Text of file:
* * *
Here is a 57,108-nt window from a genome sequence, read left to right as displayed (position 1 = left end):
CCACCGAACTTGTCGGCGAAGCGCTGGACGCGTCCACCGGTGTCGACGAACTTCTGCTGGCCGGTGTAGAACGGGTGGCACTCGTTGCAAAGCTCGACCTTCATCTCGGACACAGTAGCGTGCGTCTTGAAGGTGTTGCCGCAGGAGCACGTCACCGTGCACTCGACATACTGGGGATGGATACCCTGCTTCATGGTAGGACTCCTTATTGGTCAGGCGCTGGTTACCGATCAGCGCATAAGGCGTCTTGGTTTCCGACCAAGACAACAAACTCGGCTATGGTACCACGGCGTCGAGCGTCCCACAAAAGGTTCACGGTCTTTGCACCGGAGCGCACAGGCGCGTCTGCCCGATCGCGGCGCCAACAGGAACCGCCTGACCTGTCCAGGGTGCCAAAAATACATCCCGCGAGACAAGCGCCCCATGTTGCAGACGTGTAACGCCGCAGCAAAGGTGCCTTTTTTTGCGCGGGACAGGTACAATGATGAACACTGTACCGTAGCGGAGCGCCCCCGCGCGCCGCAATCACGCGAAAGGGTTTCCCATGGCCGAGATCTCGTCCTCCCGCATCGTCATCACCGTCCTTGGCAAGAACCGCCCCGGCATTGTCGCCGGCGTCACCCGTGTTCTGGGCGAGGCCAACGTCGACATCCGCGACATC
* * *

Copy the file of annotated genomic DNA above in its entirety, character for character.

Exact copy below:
Here is a 57,108-nt window from a genome sequence, read left to right as displayed (position 1 = left end):
CCACCGAACTTGTCGGCGAAGCGCTGGACGCGTCCACCGGTGTCGACGAACTTCTGCTGGCCGGTGTAGAACGGGTGGCACTCGTTGCAAAGCTCGACCTTCATCTCGGACACAGTAGCGTGCGTCTTGAAGGTGTTGCCGCAGGAGCACGTCACCGTGCACTCGACATACTGGGGATGGATACCCTGCTTCATGGTAGGACTCCTTATTGGTCAGGCGCTGGTTACCGATCAGCGCATAAGGCGTCTTGGTTTCCGACCAAGACAACAAACTCGGCTATGGTACCACGGCGTCGAGCGTCCCACAAAAGGTTCACGGTCTTTGCACCGGAGCGCACAGGCGCGTCTGCCCGATCGCGGCGCCAACAGGAACCGCCTGACCTGTCCAGGGTGCCAAAAATACATCCCGCGAGACAAGCGCCCCATGTTGCAGACGTGTAACGCCGCAGCAAAGGTGCCTTTTTTTGCGCGGGACAGGTACAATGATGAACACTGTACCGTAGCGGAGCGCCCCCGCGCGCCGCAATCACGCGAAAGGGTTTCCCATGGCCGAGATCTCGTCCTCCCGCATCGTCATCACCGTCCTTGGCAAGAACCGCCCCGGCATTGTCGCCGGCGTCACCCGTGTTCTGGGCGAGGCCAACGTCGACATCCGCGACATC